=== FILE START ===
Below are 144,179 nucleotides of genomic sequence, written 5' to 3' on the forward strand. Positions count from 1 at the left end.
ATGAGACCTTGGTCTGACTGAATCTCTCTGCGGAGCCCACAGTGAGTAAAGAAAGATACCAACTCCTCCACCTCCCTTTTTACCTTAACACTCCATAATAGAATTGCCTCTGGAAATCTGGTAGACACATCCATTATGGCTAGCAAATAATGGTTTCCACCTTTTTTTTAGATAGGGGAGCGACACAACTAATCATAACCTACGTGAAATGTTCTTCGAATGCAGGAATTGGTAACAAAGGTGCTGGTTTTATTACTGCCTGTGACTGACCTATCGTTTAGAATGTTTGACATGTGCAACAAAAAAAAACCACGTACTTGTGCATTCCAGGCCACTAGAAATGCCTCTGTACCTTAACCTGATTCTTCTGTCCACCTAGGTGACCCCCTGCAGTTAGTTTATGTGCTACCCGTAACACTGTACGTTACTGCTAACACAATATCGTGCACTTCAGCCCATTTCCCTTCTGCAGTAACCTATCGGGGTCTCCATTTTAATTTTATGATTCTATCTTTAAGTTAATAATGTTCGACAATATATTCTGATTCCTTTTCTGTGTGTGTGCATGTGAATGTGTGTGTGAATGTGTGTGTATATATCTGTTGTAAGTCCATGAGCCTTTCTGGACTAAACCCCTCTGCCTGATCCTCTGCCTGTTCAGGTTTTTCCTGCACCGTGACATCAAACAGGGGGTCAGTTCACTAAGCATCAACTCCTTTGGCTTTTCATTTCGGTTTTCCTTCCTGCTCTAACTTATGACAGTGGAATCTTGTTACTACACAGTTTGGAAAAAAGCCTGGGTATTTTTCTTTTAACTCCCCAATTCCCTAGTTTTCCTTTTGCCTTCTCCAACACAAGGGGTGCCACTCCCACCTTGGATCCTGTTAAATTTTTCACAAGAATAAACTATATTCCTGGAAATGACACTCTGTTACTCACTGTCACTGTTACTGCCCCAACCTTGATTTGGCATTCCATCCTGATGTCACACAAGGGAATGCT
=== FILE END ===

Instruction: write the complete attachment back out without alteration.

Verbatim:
Below are 144,179 nucleotides of genomic sequence, written 5' to 3' on the forward strand. Positions count from 1 at the left end.
ATGAGACCTTGGTCTGACTGAATCTCTCTGCGGAGCCCACAGTGAGTAAAGAAAGATACCAACTCCTCCACCTCCCTTTTTACCTTAACACTCCATAATAGAATTGCCTCTGGAAATCTGGTAGACACATCCATTATGGCTAGCAAATAATGGTTTCCACCTTTTTTTTAGATAGGGGAGCGACACAACTAATCATAACCTACGTGAAATGTTCTTCGAATGCAGGAATTGGTAACAAAGGTGCTGGTTTTATTACTGCCTGTGACTGACCTATCGTTTAGAATGTTTGACATGTGCAACAAAAAAAAACCACGTACTTGTGCATTCCAGGCCACTAGAAATGCCTCTGTACCTTAACCTGATTCTTCTGTCCACCTAGGTGACCCCCTGCAGTTAGTTTATGTGCTACCCGTAACACTGTACGTTACTGCTAACACAATATCGTGCACTTCAGCCCATTTCCCTTCTGCAGTAACCTATCGGGGTCTCCATTTTAATTTTATGATTCTATCTTTAAGTTAATAATGTTCGACAATATATTCTGATTCCTTTTCTGTGTGTGTGCATGTGAATGTGTGTGTGAATGTGTGTGTATATATCTGTTGTAAGTCCATGAGCCTTTCTGGACTAAACCCCTCTGCCTGATCCTCTGCCTGTTCAGGTTTTTCCTGCACCGTGACATCAAACAGGGGGTCAGTTCACTAAGCATCAACTCCTTTGGCTTTTCATTTCGGTTTTCCTTCCTGCTCTAACTTATGACAGTGGAATCTTGTTACTACACAGTTTGGAAAAAAGCCTGGGTATTTTTCTTTTAACTCCCCAATTCCCTAGTTTTCCTTTTGCCTTCTCCAACACAAGGGGTGCCACTCCCACCTTGGATCCTGTTAAATTTTTCACAAGAATAAACTATATTCCTGGAAATGACACTCTGTTACTCACTGTCACTGTTACTGCCCCAACCTTGATTTGGCATTCCATCCTGATGTCACACAAGGGAATGCT